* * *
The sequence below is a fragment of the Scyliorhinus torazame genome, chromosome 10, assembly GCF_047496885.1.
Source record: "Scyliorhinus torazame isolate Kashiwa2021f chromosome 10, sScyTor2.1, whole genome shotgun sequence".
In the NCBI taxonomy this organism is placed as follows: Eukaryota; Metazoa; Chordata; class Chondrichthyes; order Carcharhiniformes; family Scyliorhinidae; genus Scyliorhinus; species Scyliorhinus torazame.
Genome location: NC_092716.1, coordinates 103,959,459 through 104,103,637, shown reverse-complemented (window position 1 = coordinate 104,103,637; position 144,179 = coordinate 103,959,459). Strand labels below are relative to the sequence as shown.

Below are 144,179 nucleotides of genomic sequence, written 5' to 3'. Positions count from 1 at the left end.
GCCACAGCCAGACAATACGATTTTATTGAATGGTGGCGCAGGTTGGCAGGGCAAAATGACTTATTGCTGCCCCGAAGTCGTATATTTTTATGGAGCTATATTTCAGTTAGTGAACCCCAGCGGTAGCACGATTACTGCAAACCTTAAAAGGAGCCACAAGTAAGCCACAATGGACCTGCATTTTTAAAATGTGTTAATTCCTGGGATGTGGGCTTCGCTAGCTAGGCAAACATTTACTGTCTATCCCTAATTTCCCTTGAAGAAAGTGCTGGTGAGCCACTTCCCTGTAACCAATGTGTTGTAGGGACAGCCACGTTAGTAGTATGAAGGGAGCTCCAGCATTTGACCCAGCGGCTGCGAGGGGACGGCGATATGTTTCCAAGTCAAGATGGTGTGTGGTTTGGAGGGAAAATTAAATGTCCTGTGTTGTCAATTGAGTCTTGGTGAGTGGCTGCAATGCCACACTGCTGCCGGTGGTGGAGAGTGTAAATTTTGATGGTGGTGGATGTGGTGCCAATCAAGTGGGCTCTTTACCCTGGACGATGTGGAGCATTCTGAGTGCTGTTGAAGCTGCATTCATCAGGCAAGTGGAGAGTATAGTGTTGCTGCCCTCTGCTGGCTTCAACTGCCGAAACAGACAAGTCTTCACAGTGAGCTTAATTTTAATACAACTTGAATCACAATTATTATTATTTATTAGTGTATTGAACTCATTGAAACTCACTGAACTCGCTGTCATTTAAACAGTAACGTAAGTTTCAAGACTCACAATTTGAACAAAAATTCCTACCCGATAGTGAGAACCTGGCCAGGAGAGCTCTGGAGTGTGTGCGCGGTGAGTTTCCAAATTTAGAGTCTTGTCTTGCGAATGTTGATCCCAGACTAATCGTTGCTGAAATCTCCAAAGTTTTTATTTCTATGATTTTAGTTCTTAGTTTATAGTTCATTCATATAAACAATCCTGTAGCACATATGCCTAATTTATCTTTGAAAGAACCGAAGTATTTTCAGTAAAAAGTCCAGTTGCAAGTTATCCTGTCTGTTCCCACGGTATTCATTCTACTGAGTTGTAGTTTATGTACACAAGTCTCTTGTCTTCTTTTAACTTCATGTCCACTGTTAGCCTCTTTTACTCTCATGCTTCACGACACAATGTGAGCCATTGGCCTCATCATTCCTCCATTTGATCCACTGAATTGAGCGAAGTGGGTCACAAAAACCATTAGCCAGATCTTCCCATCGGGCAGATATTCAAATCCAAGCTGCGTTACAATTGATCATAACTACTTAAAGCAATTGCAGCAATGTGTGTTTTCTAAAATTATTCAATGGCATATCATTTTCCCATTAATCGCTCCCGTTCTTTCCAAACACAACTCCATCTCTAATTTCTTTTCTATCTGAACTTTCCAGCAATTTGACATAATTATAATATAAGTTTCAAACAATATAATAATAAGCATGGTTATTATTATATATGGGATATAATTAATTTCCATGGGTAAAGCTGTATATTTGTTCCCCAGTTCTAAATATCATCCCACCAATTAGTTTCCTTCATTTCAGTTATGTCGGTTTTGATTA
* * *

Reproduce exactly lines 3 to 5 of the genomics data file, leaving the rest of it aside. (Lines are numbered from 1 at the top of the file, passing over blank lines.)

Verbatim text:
In the NCBI taxonomy this organism is placed as follows: Eukaryota; Metazoa; Chordata; class Chondrichthyes; order Carcharhiniformes; family Scyliorhinidae; genus Scyliorhinus; species Scyliorhinus torazame.
Genome location: NC_092716.1, coordinates 103,959,459 through 104,103,637, shown reverse-complemented (window position 1 = coordinate 104,103,637; position 144,179 = coordinate 103,959,459). Strand labels below are relative to the sequence as shown.

Below are 144,179 nucleotides of genomic sequence, written 5' to 3'. Positions count from 1 at the left end.